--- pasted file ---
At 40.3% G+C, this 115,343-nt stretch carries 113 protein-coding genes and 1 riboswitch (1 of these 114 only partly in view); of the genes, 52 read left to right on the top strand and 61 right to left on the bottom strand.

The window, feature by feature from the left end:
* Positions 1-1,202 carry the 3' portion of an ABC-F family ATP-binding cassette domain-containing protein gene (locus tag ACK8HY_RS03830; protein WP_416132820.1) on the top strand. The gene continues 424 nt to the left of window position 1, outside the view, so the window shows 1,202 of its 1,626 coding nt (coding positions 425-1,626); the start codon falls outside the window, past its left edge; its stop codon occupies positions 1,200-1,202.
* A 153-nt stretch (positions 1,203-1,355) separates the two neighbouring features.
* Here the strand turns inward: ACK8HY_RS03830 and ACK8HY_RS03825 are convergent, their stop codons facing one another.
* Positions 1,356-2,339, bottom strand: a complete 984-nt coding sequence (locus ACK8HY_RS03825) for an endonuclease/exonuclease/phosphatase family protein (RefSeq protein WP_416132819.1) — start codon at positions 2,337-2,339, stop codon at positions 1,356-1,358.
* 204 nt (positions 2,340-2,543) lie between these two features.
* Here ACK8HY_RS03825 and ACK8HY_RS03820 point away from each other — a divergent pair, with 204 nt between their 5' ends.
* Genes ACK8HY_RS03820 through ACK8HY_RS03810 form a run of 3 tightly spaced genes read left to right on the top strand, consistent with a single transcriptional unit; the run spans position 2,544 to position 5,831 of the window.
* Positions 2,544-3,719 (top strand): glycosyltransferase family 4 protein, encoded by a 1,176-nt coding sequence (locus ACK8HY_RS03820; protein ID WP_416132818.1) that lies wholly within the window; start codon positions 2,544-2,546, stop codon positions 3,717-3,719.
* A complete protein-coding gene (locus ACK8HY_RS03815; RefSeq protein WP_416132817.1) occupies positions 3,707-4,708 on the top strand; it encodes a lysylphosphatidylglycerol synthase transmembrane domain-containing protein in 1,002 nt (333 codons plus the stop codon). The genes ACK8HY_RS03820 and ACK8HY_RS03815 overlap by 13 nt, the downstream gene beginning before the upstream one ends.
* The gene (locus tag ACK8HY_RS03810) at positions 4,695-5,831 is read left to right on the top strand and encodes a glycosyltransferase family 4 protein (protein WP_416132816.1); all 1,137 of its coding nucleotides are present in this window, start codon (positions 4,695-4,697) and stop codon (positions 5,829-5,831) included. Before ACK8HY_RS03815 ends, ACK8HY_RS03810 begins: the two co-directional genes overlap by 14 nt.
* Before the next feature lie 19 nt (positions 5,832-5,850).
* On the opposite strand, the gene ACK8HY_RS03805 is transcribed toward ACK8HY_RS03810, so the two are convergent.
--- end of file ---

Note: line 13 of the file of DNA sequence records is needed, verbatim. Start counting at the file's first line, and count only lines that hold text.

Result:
* Before the next feature lie 19 nt (positions 5,832-5,850).